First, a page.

The Death Of Rave
Mark Leckey - Fiorucci Made Me Hardcore LP
The video installation Fiorucci Made Me Hardcore (1999) is one of the best known and loved works by Turner Prize-winning artist and Northern English emigre, Mark Leckey. It's a hugely influential piece, and the soundtrack itself has been sampled endlessly, most notably by Jamie XX on “All Under One Roof Raving”. It was the first release on The Death of Rave label back in 2012 and has recently started fetching crazy money on discogs etc, so a new pressing was in order.
A phantasmic and transcendent collage of meticulously sourced and rearranged footage and sound samples spanning three decades of British subculture - from Northern Soul thru '80s Casuals and pre-CJB Rave - it may be considered an uncanny premonition of the Hauntological zeitgeist which has manifested in virulent sections of UK electronic dance and pop culture since the early '00s.
This record severs the sonic aspect from the moving image, offering a new perspective on what rave culture maven and esteemed author Simon Reynolds calls "a remarkable piece of sound art in its own right." Detached from its visual indicators, Leckey's amorphous, acephalic cues are reframed as an ethereal, Burroughsian mesh of VHS idents, terrace chants, fragmented field recordings and atrophied samples cut with his own half-heard drunken mumbles.
At once recalling and predating the eldritch esthetics of Burial or The Caretaker; it's an elegiac lament for an almost forgotten spirit; an abstracted obituary to the rituals, passions and utopian ideals of pre-internet, working class nightlife fantasias, now freeze-framed forever, suspended in vinyl.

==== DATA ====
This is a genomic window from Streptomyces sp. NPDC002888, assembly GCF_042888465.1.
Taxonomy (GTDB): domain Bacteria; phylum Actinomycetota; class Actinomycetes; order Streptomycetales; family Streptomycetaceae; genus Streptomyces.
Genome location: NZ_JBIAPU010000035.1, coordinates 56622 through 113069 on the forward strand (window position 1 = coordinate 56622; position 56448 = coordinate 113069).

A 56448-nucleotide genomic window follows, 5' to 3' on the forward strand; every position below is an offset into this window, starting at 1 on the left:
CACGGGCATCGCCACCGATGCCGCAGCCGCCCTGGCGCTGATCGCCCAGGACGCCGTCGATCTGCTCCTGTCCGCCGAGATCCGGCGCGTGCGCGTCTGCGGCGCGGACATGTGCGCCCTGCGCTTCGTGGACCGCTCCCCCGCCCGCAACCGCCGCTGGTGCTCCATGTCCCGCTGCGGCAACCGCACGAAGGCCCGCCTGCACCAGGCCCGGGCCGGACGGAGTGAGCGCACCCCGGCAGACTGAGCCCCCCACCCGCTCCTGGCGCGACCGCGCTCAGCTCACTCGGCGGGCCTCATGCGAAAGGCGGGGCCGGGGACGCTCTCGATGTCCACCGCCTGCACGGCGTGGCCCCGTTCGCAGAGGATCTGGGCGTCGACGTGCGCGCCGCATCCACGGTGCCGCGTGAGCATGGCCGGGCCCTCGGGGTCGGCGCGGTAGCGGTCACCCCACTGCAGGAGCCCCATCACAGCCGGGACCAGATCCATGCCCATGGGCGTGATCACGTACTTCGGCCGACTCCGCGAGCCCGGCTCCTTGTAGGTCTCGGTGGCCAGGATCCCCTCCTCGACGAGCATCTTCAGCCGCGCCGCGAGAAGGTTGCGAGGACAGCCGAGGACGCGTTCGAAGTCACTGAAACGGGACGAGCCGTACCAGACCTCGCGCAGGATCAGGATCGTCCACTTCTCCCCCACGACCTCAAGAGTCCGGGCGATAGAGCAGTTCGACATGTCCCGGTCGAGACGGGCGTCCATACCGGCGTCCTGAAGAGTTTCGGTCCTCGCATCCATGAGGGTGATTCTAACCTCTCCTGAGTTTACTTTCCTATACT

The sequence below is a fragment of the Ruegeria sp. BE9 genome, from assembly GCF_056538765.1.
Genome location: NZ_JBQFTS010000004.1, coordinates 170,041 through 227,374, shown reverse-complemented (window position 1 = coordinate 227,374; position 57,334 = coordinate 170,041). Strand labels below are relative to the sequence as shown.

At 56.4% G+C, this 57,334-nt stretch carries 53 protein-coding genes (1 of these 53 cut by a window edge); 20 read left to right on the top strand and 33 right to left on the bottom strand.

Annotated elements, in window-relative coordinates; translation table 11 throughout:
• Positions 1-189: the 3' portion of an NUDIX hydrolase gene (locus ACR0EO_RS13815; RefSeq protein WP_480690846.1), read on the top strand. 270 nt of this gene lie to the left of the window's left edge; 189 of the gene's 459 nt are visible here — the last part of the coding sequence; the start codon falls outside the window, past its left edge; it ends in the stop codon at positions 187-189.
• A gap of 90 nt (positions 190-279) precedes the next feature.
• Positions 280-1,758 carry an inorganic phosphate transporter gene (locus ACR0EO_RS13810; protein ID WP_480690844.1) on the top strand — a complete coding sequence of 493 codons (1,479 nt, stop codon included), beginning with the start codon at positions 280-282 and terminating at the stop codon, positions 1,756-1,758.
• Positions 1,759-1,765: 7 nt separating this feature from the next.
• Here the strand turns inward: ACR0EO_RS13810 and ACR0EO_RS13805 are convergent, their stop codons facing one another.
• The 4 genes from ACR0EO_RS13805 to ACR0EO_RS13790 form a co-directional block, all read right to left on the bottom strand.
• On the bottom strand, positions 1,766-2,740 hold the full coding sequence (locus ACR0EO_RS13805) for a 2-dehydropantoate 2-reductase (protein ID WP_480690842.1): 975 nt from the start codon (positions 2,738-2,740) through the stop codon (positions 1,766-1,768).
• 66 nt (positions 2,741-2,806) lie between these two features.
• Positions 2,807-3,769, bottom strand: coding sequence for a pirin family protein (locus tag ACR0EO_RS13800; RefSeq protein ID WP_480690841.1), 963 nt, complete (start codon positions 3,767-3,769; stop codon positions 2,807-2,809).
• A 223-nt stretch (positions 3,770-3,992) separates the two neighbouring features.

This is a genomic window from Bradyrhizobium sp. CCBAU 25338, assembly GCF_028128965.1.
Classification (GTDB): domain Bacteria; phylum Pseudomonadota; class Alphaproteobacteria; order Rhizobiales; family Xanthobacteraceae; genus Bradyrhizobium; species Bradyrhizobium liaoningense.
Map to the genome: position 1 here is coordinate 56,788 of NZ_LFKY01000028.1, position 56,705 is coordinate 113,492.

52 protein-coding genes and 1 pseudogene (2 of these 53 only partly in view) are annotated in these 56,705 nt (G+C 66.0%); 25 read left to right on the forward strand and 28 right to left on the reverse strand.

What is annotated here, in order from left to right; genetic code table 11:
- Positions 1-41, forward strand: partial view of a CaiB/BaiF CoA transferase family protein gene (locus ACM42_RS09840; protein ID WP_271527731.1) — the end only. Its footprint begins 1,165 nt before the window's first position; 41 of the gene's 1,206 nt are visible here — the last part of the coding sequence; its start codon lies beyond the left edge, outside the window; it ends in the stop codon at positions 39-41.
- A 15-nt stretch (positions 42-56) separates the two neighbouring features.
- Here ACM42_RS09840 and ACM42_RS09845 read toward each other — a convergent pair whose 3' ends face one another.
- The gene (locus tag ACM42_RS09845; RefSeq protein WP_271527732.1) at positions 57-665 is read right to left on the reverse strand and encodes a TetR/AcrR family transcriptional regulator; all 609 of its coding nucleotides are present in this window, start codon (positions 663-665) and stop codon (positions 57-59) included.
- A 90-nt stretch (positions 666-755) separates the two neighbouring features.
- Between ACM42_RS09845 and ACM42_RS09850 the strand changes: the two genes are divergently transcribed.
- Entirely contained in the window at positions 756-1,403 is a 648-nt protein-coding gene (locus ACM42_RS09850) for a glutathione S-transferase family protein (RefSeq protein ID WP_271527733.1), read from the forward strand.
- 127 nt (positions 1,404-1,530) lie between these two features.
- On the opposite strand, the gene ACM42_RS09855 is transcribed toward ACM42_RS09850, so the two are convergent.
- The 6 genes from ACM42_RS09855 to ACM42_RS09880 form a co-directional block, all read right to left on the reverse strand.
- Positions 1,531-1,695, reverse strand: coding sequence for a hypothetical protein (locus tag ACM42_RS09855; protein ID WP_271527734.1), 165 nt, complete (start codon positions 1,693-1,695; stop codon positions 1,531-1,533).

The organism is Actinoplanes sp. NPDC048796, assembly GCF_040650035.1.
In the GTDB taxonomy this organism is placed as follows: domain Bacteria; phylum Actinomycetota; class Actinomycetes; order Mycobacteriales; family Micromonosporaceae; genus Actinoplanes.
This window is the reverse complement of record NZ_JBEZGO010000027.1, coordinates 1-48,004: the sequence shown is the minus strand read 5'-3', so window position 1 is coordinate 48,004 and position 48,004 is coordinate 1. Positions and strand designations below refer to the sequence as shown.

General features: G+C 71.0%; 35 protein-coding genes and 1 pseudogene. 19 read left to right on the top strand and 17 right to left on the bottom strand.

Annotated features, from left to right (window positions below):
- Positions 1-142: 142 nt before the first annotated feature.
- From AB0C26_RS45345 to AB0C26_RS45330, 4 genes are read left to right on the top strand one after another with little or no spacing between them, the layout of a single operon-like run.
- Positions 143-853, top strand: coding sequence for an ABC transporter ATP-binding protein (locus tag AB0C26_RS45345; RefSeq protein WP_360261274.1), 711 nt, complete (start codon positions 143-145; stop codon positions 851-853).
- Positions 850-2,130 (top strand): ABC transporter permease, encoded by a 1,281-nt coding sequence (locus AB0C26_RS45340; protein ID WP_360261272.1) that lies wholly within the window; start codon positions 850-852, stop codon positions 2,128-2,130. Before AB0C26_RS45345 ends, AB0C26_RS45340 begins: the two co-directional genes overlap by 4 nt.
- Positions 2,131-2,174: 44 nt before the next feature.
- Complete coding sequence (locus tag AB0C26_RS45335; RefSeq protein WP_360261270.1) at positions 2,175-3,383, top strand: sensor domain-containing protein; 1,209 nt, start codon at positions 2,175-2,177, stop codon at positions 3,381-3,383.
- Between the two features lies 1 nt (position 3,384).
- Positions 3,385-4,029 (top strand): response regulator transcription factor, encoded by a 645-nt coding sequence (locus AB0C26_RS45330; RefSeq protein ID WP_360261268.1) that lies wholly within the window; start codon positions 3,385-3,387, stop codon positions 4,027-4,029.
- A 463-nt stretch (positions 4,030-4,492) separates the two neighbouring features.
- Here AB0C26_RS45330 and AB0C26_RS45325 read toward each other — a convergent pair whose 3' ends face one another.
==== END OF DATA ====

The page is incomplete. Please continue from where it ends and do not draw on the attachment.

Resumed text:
It's backed with an edit of another soundtrack to a Mark Leckey video installation: 'GreenScreenRefrigeratorAction' (2010). In stark contrast, the original video features a black Samsung Bottom Freezer Refrigerator stood in front of a green screen infinity cyc, recounting its contents, thoughts and actions as narrated by the artist in a radically transformed cadence. Taken as a wry comment on cybernetics and the ambient ecology of household appliances which permeate our daily lives, it's an unsettling yet compelling piece of sound design whose subtly affective dynamics reflect the underlying dystopic rhetoric with visceral and evocative precision. The piece has since been used in a collaboration with Florian Hecker for the Push and Pull exhibition at Tate Modern in 2011.